Western Australia’s southern coastline offers some of the country’s best whale-watching vantage points.
Each winter humpbacks, southern rights and blue whales travel along the coast.
The whales make their way along the WA coast, heading north to breeding and feeding grounds in warmer waters from May, before returning south to Antarctic waters in October.
Tourist Rocks, Cheynes Beach
The area off Cheynes Beach is known as the “humpback highway”.
Tourist Rocks offers some of the best whale watching on the coast.
The cliff, just a minute from the town’s centre, faces east across the massive bay where humpbacks and southern rights often rest and play.
Deep water close to shore brings the whales in close.
One whale spotter recorded 20 humpbacks in the area over an hour at the weekend.
Cheynes Beach is a good spot to watch breaching, tail slapping and pods in action.
Point Ann, Bremer Bay
Nestled in the Fitzgerald River National Park, about an hour’s drive east of Bremer Bay, Point Ann is renowned for its whale spotting.
Even without whales, the area offers stunning vistas of the coastline and nearby West Mount Barren.
It’s also popular with other marine life such as dolphins and birds.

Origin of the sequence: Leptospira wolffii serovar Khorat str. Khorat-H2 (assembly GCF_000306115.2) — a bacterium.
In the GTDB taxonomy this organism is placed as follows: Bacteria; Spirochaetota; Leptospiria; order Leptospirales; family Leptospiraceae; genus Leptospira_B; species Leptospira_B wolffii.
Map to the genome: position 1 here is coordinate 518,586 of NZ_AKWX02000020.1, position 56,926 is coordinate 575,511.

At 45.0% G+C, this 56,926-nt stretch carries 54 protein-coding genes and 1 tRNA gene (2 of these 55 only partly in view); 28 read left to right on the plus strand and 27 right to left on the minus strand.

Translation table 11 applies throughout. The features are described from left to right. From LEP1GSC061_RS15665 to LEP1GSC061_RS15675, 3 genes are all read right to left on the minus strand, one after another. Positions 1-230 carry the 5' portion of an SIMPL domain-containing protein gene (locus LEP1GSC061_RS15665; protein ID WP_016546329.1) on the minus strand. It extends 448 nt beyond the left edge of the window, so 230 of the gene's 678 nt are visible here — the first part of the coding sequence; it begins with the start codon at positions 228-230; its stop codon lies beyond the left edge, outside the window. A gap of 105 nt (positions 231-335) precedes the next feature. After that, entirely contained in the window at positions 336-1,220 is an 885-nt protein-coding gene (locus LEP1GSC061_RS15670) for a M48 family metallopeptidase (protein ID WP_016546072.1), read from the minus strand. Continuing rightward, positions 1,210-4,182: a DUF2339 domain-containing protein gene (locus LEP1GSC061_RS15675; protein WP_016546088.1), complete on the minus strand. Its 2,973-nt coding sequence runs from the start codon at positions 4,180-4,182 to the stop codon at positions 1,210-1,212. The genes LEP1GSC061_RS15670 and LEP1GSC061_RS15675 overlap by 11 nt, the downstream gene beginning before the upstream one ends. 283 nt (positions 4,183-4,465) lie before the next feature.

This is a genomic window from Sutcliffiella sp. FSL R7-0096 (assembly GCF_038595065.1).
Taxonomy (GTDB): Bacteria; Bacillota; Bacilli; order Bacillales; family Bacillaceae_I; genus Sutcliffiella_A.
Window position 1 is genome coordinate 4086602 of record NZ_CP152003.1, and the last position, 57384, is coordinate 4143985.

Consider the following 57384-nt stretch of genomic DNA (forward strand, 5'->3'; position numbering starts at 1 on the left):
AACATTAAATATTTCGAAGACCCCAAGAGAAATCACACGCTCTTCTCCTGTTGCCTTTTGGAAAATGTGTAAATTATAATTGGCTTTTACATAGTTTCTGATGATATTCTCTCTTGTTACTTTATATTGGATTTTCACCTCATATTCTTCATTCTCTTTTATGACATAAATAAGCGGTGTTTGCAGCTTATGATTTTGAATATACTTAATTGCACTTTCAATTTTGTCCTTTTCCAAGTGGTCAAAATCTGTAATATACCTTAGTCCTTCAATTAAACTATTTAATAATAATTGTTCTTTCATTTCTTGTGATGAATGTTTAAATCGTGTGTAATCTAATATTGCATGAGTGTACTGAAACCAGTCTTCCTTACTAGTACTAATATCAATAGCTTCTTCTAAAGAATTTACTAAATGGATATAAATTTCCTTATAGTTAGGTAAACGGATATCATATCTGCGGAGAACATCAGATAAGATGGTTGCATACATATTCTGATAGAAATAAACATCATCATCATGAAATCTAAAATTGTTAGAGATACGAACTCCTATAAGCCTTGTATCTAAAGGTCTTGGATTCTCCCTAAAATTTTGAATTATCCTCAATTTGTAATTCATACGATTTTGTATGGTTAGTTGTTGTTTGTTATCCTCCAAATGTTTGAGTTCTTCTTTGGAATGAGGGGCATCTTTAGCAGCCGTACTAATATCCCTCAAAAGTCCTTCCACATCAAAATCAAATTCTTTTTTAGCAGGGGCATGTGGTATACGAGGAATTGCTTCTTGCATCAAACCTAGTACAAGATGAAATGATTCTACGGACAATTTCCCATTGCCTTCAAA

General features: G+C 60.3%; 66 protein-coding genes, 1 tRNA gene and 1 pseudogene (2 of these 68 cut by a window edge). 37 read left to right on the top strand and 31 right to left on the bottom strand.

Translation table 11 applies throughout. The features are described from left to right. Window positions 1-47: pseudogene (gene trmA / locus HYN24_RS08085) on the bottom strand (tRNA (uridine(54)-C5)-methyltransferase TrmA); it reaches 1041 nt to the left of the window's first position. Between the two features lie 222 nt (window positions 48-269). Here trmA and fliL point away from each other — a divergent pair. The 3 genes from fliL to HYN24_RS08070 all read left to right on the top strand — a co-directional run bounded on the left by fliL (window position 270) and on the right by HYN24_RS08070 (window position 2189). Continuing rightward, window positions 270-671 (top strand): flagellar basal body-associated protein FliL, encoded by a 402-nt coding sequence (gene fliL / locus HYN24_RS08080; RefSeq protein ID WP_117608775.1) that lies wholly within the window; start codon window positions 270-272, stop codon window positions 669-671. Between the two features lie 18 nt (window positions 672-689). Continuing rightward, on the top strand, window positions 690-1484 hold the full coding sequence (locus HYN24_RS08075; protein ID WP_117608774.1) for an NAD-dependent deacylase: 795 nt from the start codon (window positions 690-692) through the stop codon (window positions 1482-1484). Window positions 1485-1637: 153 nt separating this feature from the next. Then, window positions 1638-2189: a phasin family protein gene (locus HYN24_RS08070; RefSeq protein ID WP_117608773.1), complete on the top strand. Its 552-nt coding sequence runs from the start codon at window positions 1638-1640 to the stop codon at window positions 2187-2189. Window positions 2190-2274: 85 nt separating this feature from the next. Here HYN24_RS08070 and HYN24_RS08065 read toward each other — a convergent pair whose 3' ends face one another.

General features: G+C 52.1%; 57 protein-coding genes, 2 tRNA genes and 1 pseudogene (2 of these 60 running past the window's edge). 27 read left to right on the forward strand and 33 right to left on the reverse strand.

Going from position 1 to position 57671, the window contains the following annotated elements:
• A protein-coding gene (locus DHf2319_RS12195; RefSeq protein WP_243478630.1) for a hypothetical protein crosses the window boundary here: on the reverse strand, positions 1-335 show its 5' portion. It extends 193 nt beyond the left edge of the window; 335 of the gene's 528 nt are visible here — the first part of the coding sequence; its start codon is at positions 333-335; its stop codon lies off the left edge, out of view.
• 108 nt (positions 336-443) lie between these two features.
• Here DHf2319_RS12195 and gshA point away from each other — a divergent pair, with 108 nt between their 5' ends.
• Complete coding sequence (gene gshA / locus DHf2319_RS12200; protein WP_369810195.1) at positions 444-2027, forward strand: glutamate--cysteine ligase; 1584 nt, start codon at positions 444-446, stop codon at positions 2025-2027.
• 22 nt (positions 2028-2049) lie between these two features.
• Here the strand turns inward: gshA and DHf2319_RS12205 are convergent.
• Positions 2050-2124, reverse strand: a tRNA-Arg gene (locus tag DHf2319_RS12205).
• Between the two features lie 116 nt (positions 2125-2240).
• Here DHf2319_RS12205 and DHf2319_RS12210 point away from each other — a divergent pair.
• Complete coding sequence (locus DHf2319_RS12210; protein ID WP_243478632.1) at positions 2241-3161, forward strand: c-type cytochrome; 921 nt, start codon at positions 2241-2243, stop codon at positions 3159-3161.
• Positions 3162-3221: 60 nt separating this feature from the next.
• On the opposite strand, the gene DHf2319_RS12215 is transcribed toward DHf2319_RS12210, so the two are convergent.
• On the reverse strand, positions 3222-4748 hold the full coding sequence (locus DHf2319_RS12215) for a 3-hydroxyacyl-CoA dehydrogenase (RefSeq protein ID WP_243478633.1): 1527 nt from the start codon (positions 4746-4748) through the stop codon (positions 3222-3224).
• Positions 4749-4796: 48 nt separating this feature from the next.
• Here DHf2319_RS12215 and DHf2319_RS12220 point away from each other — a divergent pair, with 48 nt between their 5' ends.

While it’s a great place to witness the ocean’s power as water fires through the naturally formed blowholes, it’s also a majestic setting to watch whales as they move along the coast.
The area offers an expansive 180-degree view of the coastline from Peak Head to The Gap.
The deep drop-off means whales often come within metres of the coast.
McGeary’s Rock, Denmark
Nestled just past the popular tourist spot of Ocean Beach in Denmark, the gravel lookout juts out into the Southern Ocean.
Nearby Black Hole Rock is another spot to watch.
Whales, sharks and dolphins are often spotted from this vantage point.
Marine Drive, Albany
A well-known spot for those in Albany, Marine Drive and the Middleton Beach boardwalk are some of the best whale spotting sites in WA.
The area overlooks King George Sound, known to Menang people as Memang Koort which translates to “heart of the whale”.
Humpbacks, southern rights and blue whales visit the sound each winter, often close to Middleton Beach.
The harbour has a brutal history with whaling dominating until its end in 1978.
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